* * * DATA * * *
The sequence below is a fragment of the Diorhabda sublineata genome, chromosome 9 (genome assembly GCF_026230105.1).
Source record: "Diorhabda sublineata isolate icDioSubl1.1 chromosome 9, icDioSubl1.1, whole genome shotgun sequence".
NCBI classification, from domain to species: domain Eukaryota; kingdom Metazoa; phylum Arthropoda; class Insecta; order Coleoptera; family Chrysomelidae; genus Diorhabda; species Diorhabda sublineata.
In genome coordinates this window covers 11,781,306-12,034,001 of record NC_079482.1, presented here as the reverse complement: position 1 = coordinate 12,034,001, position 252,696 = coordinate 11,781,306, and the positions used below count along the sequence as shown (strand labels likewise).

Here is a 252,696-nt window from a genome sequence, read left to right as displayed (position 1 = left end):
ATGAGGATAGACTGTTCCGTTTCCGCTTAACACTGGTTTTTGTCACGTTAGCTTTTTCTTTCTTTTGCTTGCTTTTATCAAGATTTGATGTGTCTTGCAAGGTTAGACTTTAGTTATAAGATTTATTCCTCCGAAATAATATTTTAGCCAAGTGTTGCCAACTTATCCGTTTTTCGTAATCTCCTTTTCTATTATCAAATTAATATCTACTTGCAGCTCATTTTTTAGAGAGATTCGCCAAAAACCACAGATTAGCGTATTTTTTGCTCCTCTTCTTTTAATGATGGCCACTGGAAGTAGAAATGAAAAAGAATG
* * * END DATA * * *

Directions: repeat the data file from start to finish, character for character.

The sequence below is a fragment of the Diorhabda sublineata genome, chromosome 9 (genome assembly GCF_026230105.1).
Source record: "Diorhabda sublineata isolate icDioSubl1.1 chromosome 9, icDioSubl1.1, whole genome shotgun sequence".
NCBI classification, from domain to species: domain Eukaryota; kingdom Metazoa; phylum Arthropoda; class Insecta; order Coleoptera; family Chrysomelidae; genus Diorhabda; species Diorhabda sublineata.
In genome coordinates this window covers 11,781,306-12,034,001 of record NC_079482.1, presented here as the reverse complement: position 1 = coordinate 12,034,001, position 252,696 = coordinate 11,781,306, and the positions used below count along the sequence as shown (strand labels likewise).

Here is a 252,696-nt window from a genome sequence, read left to right as displayed (position 1 = left end):
ATGAGGATAGACTGTTCCGTTTCCGCTTAACACTGGTTTTTGTCACGTTAGCTTTTTCTTTCTTTTGCTTGCTTTTATCAAGATTTGATGTGTCTTGCAAGGTTAGACTTTAGTTATAAGATTTATTCCTCCGAAATAATATTTTAGCCAAGTGTTGCCAACTTATCCGTTTTTCGTAATCTCCTTTTCTATTATCAAATTAATATCTACTTGCAGCTCATTTTTTAGAGAGATTCGCCAAAAACCACAGATTAGCGTATTTTTTGCTCCTCTTCTTTTAATGATGGCCACTGGAAGTAGAAATGAAAAAGAATG